Rob Stock has a great piece on the value of advice. Do check out the full article at the link here, but I have also pulled out some quotes that illustrate the differentiation available within advice contexts.
"Within 30 seconds an independent insurance adviser identified Dion Knill how to trim 30 per cent off his life insurance premiums without reducing his cover."
This is a tough one - after all, advice isn't all about price, but the willingness to do a comparison tends to be a hall mark of a full service adviser, and acts as a major proof point for the client. They are impressed when advisers are happy to engage in the pros and cons of different solutions, and, as the article progresses, you can see that the discussion broadens out later on. Many banks do not give their staff the ability to produce fast comparisons - fearing that comparison invites switching. It doesn't need to, that's kind of the first use case, but overwhelmingly it is really about demonstrating that you are conversant with the market.
Much of the savings turn out to be in the form of discounts and benefits from an additional service. I feel that proves my point about comparison. This adviser was creatively repackaging a basic life insurance contract with a wellbeing service. The client obviously got on board with that because they achieved some goals and got some extra rewards:
"The savings came from applying a multi-policy discount, which he had not been getting, and by joining the Vitality health scheme run by AIA, which bought Sovereign from ASB's parent company in 2017 in a $4.15 billion deal, and took over its policies.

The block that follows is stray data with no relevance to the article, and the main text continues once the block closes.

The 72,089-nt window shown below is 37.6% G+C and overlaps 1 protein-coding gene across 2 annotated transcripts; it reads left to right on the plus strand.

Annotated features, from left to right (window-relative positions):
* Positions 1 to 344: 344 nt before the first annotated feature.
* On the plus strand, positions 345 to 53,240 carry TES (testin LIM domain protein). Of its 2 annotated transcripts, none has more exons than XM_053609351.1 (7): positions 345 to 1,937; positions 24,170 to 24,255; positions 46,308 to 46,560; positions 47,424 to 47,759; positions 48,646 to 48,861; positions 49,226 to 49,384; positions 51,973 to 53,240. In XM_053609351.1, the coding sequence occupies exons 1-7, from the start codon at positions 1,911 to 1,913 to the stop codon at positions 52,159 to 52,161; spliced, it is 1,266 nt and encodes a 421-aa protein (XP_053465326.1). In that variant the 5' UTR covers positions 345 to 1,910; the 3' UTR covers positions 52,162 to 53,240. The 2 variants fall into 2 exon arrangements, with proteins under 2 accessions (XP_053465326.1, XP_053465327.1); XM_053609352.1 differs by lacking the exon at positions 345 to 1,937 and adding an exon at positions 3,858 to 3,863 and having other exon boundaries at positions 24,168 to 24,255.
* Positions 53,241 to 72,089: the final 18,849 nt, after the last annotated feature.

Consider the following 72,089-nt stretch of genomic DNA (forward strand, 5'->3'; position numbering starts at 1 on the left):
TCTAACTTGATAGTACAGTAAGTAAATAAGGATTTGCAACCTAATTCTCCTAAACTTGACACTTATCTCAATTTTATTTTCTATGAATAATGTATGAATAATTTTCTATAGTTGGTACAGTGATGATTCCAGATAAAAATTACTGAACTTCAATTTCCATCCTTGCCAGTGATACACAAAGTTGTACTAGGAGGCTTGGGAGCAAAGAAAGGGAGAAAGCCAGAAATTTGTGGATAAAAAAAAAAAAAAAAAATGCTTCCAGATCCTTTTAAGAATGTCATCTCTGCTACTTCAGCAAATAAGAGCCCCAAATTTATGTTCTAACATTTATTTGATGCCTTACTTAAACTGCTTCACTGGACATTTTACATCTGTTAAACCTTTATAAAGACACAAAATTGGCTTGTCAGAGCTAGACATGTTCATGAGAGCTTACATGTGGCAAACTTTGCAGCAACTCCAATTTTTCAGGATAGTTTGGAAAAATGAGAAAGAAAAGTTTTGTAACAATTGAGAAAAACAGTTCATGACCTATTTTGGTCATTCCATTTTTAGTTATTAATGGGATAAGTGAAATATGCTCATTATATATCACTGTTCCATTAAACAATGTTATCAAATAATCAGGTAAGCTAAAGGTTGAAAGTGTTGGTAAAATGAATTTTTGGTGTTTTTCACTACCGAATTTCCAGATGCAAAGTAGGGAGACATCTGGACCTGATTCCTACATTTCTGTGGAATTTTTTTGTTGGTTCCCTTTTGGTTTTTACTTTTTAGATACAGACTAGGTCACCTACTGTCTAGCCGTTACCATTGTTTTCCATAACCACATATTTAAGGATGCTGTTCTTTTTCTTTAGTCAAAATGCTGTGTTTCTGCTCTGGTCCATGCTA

“In the last 87 days I have received about $100 in Airpoints, and 15 per cent off my insurance premiums (through the Vitality scheme), and I will keep saving money based on my fitness levels. None of this stuff has been pointed out to me over the last three or four years,” Knill said."
I can appreciate why ASB did not offer the service - many full-service advisers also choose not to offer AIA Vitality - but different advisers are welcome to package their services in different ways. That can have a big impact, especially on smaller policies, which are more common in a bancassurance context. In this case it wasn't a simple price comparison plus switch. In fact, it seems like there was probably no switch at all, but the addition of some services, and a powerful brand story about the value of full service advice.
I felt it also underlined a consequence of the place that legislators have drawn the line between no-advice and advice. Many bank services are categorised as advice within the meaning of the law, but there can still be a large difference between the advice offered by a full-service adviser and a low-service one. That's something that Cecilia Farrow talks about in her comments near the end of the article. It is a place where independent advisers can really exploit their advantages: being agile, access to a wider range of tools and services, and creating new packages of value for clients on a truly individual basis. Instead of grumbling about the advantages that the 'big end of town' have, some small advice businesses appear to revel in the joys of asymmetrical competition.
Grateful thanks to the adviser who drew this article to my attention.